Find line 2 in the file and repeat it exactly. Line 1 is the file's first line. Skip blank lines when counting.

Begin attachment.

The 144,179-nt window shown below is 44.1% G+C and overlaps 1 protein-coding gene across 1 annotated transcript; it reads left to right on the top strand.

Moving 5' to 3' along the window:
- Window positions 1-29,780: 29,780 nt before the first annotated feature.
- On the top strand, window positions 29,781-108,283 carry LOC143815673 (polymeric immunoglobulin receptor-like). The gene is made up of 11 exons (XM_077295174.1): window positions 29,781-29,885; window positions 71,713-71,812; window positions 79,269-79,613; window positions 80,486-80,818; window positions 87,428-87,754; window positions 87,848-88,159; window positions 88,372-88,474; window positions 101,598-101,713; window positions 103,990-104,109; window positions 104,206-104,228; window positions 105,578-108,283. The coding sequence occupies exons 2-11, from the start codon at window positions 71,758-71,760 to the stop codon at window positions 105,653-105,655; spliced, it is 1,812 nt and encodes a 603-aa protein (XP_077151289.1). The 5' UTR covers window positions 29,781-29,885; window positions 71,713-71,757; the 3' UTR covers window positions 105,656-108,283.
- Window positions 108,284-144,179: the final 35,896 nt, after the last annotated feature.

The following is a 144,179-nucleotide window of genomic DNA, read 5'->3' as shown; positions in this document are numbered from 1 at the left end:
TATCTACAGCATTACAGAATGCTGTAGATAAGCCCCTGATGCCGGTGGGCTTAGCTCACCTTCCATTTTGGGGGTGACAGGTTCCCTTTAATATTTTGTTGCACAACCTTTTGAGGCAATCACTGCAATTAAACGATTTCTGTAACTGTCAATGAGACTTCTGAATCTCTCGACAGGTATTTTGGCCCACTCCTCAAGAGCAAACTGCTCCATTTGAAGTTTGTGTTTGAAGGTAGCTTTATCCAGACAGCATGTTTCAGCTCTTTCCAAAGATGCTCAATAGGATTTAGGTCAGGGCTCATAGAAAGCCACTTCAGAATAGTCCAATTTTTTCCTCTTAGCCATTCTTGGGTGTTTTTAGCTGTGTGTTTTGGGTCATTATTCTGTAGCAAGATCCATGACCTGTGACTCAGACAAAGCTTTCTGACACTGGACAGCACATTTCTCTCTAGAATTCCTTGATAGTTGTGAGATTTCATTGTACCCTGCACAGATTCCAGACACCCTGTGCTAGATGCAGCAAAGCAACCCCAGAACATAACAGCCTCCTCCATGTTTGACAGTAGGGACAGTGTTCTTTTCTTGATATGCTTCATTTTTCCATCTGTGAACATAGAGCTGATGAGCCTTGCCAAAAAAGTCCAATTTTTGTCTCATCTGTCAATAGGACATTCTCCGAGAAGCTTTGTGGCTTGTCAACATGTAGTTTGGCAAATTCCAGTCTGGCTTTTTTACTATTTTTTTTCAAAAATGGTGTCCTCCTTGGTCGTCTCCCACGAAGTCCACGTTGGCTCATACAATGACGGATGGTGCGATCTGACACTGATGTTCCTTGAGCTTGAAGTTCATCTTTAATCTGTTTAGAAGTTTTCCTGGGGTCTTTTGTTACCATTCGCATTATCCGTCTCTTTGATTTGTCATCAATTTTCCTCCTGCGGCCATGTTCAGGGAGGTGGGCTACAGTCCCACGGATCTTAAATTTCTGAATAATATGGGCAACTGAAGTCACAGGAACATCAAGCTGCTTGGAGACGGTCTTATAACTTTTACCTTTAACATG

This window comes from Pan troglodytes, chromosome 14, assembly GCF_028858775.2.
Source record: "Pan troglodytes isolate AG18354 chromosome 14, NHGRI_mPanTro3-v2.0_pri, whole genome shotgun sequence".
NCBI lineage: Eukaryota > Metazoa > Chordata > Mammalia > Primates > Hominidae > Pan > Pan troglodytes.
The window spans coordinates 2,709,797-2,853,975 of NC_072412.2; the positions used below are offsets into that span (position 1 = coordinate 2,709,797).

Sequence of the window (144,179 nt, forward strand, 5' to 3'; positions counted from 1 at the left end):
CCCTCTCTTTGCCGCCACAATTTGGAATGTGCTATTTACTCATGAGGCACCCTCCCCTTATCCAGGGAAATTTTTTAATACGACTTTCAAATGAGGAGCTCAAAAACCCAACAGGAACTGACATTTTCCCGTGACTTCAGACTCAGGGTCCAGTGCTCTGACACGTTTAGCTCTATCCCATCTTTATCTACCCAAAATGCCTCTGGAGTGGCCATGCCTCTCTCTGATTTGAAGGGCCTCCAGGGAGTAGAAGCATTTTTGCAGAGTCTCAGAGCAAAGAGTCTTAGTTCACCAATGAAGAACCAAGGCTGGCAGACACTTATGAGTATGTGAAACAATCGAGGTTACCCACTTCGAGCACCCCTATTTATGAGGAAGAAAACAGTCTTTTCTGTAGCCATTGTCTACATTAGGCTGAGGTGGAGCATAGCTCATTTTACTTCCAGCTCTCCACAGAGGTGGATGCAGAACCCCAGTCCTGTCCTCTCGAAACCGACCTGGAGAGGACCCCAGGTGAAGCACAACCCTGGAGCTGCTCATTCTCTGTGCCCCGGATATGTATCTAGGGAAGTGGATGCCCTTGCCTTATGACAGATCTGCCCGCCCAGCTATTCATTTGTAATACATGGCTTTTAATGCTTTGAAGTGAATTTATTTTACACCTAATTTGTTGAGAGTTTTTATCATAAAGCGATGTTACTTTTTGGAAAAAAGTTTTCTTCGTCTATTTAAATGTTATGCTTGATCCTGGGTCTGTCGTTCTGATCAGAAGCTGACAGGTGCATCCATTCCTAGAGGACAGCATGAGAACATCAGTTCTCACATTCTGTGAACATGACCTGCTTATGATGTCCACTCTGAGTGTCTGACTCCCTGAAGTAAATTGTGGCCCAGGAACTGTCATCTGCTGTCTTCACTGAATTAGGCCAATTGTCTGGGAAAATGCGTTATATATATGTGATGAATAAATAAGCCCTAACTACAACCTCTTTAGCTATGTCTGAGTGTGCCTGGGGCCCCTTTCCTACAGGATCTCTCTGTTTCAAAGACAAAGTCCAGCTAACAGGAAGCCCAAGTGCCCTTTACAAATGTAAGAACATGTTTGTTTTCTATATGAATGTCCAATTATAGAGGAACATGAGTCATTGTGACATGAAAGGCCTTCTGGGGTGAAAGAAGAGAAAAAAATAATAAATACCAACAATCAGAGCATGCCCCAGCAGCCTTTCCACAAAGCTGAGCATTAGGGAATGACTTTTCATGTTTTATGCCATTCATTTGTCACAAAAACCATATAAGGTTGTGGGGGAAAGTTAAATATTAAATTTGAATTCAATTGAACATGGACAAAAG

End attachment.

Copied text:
Moving 5' to 3' along the window: